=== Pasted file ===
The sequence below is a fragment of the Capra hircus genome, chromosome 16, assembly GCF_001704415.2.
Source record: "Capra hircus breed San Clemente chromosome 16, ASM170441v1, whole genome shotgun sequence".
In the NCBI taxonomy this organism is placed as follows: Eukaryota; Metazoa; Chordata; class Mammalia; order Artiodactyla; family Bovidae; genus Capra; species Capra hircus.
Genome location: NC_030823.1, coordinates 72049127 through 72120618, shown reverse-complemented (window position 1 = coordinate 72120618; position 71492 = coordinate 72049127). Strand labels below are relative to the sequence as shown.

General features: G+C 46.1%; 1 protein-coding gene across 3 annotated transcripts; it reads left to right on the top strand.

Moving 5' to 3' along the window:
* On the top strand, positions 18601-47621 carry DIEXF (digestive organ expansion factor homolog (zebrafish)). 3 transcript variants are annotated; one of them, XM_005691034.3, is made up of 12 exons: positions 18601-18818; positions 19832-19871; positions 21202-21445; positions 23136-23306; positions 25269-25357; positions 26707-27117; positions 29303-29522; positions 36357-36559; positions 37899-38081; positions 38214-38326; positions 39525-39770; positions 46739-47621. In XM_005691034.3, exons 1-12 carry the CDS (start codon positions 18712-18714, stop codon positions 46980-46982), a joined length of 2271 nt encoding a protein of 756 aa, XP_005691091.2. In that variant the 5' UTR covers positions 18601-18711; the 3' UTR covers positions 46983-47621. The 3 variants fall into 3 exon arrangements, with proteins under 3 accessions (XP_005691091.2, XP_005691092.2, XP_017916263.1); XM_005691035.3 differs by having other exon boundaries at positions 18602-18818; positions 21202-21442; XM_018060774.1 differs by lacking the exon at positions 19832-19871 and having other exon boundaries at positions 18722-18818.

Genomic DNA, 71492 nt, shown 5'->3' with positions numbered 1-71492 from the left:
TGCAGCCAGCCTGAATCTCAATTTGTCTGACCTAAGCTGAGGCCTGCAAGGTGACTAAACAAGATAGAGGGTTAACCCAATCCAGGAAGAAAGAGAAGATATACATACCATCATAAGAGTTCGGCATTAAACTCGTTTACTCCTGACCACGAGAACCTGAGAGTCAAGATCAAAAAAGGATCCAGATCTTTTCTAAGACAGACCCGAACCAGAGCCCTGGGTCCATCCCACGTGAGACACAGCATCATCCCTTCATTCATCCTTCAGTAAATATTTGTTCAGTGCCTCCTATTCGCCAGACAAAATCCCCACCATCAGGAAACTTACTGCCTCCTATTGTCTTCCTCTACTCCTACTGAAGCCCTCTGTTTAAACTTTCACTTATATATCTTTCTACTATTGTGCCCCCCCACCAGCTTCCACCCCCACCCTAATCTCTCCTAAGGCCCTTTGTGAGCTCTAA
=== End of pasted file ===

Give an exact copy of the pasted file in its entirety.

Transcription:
The sequence below is a fragment of the Capra hircus genome, chromosome 16, assembly GCF_001704415.2.
Source record: "Capra hircus breed San Clemente chromosome 16, ASM170441v1, whole genome shotgun sequence".
In the NCBI taxonomy this organism is placed as follows: Eukaryota; Metazoa; Chordata; class Mammalia; order Artiodactyla; family Bovidae; genus Capra; species Capra hircus.
Genome location: NC_030823.1, coordinates 72049127 through 72120618, shown reverse-complemented (window position 1 = coordinate 72120618; position 71492 = coordinate 72049127). Strand labels below are relative to the sequence as shown.

General features: G+C 46.1%; 1 protein-coding gene across 3 annotated transcripts; it reads left to right on the top strand.

Moving 5' to 3' along the window:
* On the top strand, positions 18601-47621 carry DIEXF (digestive organ expansion factor homolog (zebrafish)). 3 transcript variants are annotated; one of them, XM_005691034.3, is made up of 12 exons: positions 18601-18818; positions 19832-19871; positions 21202-21445; positions 23136-23306; positions 25269-25357; positions 26707-27117; positions 29303-29522; positions 36357-36559; positions 37899-38081; positions 38214-38326; positions 39525-39770; positions 46739-47621. In XM_005691034.3, exons 1-12 carry the CDS (start codon positions 18712-18714, stop codon positions 46980-46982), a joined length of 2271 nt encoding a protein of 756 aa, XP_005691091.2. In that variant the 5' UTR covers positions 18601-18711; the 3' UTR covers positions 46983-47621. The 3 variants fall into 3 exon arrangements, with proteins under 3 accessions (XP_005691091.2, XP_005691092.2, XP_017916263.1); XM_005691035.3 differs by having other exon boundaries at positions 18602-18818; positions 21202-21442; XM_018060774.1 differs by lacking the exon at positions 19832-19871 and having other exon boundaries at positions 18722-18818.

Genomic DNA, 71492 nt, shown 5'->3' with positions numbered 1-71492 from the left:
TGCAGCCAGCCTGAATCTCAATTTGTCTGACCTAAGCTGAGGCCTGCAAGGTGACTAAACAAGATAGAGGGTTAACCCAATCCAGGAAGAAAGAGAAGATATACATACCATCATAAGAGTTCGGCATTAAACTCGTTTACTCCTGACCACGAGAACCTGAGAGTCAAGATCAAAAAAGGATCCAGATCTTTTCTAAGACAGACCCGAACCAGAGCCCTGGGTCCATCCCACGTGAGACACAGCATCATCCCTTCATTCATCCTTCAGTAAATATTTGTTCAGTGCCTCCTATTCGCCAGACAAAATCCCCACCATCAGGAAACTTACTGCCTCCTATTGTCTTCCTCTACTCCTACTGAAGCCCTCTGTTTAAACTTTCACTTATATATCTTTCTACTATTGTGCCCCCCCACCAGCTTCCACCCCCACCCTAATCTCTCCTAAGGCCCTTTGTGAGCTCTAA